The first was a pilot project based in the northern suburbs. It consisted of 30 bikes and 7 hubs based out of businesses in the area. The scheme drew a lot of media attention and created discussion around the development of Melbourne’s own public bike plans. The second project was more of a ‘utopian dream’, Georgia said, for how Melbourne’s Public Bike System could develop over the next 30 years.
It’s a process that has given birth to a lot of practical ideas.
“I’m hoping that the projects have given the state government some food for thought,” she said. “A new Melbourne public bike system should be accompanied by an improved, networked public transport system, particularly in the outer suburbs, so that riding your bike can be a feasible part of getting to work.”
Georgia said that creating an integrated public transport network would reduce people’s dependence on cars in the outer suburbs. “I’d love there to be more bike paths and lanes installed. Particularly on some streets like Lygon St in Carlton, I think segregated bike routes from car traffic would bring more bikers to the area.”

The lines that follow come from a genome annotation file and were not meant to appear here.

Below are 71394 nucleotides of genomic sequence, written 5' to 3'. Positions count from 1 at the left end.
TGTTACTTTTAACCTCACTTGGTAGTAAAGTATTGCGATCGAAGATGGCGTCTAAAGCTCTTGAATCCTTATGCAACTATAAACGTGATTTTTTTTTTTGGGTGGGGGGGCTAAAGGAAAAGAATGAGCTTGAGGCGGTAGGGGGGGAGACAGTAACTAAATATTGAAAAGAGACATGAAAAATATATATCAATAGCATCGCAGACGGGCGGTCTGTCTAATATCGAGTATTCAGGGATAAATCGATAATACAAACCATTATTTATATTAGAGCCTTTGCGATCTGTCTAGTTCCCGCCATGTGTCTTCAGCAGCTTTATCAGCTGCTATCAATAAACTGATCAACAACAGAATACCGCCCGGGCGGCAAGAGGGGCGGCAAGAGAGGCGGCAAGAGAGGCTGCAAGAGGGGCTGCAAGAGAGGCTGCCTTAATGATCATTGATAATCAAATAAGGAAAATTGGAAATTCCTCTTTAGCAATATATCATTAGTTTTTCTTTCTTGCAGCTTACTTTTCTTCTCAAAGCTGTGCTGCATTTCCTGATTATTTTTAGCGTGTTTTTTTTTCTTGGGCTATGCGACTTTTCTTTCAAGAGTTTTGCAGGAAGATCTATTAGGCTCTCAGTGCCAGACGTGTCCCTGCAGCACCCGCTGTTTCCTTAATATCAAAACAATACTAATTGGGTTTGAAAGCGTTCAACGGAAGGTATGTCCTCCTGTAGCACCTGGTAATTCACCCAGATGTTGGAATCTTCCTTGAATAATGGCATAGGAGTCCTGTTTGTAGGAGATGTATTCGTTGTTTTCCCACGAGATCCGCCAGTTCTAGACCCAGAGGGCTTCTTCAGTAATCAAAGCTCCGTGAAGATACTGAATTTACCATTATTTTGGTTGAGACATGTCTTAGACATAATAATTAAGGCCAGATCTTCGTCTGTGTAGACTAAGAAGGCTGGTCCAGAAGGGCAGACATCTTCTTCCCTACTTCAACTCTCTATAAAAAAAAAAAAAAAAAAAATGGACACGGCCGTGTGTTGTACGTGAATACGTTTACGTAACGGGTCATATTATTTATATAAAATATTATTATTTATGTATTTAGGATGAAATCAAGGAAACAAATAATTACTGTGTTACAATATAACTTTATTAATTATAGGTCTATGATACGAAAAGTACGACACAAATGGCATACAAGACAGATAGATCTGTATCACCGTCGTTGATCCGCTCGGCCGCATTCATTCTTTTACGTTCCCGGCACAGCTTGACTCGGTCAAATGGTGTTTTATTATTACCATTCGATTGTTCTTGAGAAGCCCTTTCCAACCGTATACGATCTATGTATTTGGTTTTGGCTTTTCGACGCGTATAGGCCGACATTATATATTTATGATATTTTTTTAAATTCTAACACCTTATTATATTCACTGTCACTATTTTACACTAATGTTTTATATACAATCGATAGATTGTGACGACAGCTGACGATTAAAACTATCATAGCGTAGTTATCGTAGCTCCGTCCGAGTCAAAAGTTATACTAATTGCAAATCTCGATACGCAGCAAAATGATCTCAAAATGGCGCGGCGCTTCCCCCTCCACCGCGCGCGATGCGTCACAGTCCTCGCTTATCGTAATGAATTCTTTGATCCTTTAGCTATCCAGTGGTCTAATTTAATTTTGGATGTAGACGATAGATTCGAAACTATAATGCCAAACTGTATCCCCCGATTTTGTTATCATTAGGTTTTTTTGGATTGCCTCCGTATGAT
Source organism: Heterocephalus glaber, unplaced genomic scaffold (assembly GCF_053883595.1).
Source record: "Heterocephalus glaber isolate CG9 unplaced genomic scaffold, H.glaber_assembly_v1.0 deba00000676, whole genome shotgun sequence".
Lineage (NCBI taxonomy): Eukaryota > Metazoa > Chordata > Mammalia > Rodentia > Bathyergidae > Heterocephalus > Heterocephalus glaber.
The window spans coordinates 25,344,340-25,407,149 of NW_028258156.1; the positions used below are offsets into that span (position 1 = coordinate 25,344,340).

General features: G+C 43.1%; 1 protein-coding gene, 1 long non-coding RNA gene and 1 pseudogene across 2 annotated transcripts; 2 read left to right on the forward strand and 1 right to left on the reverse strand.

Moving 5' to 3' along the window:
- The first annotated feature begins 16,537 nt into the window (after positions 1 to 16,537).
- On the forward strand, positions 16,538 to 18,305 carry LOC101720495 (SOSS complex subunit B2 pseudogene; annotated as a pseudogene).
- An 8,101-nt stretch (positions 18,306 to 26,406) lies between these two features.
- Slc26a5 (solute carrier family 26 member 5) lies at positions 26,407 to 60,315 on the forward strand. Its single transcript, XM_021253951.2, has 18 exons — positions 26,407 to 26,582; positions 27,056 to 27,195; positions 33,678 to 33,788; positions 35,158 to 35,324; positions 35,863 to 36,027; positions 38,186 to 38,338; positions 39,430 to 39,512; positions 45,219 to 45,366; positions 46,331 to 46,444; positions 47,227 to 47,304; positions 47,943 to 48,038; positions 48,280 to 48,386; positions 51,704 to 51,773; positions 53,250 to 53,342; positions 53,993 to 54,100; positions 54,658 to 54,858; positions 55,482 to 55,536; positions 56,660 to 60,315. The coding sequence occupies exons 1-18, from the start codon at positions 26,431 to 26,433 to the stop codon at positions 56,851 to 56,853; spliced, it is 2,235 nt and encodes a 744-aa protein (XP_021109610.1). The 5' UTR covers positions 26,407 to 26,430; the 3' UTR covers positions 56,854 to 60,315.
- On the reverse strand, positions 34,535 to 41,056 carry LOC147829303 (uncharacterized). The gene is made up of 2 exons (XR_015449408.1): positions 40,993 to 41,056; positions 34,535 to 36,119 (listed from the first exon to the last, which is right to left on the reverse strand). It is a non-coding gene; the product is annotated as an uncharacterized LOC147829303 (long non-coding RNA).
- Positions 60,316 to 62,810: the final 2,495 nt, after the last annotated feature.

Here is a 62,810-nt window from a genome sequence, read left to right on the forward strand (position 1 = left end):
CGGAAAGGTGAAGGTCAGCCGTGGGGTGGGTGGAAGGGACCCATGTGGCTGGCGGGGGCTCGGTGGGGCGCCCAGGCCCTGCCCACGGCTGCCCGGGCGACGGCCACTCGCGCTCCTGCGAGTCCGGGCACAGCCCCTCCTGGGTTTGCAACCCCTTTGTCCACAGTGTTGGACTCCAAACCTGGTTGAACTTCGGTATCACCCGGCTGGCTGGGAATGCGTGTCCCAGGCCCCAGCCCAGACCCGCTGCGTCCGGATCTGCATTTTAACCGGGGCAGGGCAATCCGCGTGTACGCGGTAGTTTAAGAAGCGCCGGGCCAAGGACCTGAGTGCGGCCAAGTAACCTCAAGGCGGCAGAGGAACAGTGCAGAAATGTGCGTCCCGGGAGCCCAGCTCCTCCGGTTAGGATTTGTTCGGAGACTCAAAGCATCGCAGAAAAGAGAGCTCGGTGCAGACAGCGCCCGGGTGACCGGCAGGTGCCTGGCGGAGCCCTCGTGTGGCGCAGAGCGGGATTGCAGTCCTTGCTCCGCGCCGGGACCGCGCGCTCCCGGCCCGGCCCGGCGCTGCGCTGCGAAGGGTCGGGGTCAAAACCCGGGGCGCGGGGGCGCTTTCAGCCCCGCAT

Georgia also believes that more signage around bike paths would create awareness of bikers for car traffic. “I think that’d be a catalyst for more people to bike around the city and would allow for cycling to continue to be a growing thing.” Georgia said. “More bikers means both an increase in awareness of bikers and sustainability issues.”
And it doesn’t end there. Georgia’s interest of the environment also extends to the amount of rubbish we send to landfill. She suggests the idea of “emotional sustainability” where instead of products just being sent to the rubbish bin, “users are invited to engage with products so it’s not so easy to simply dispose of them.”
She likens this to her favourite pair of jeans. “I fell off my bike last week, and now they have a hole in them; it doesn’t make them any less important,” she says. “There’s no reason why we can’t encourage people to engage the same way with other products or modes of transportation.”
“Personally,” Georgia explains, “biking gives me greater mobility and a healthier lifestyle. In terms of community building [as well], it’s a great way of being emotionally sustainable.”
It’s the reason she has established the annual Brunswick Free Ride day. Now in its second year, it has drawn 300 bikers together to do a lap around Brunswick and then party together afterwards.
“It’s a great way to be emotionally sustainable, connect to our transport system, form a relationship with fellow bikers, and sustain a community.”
Story by Lily Weinberg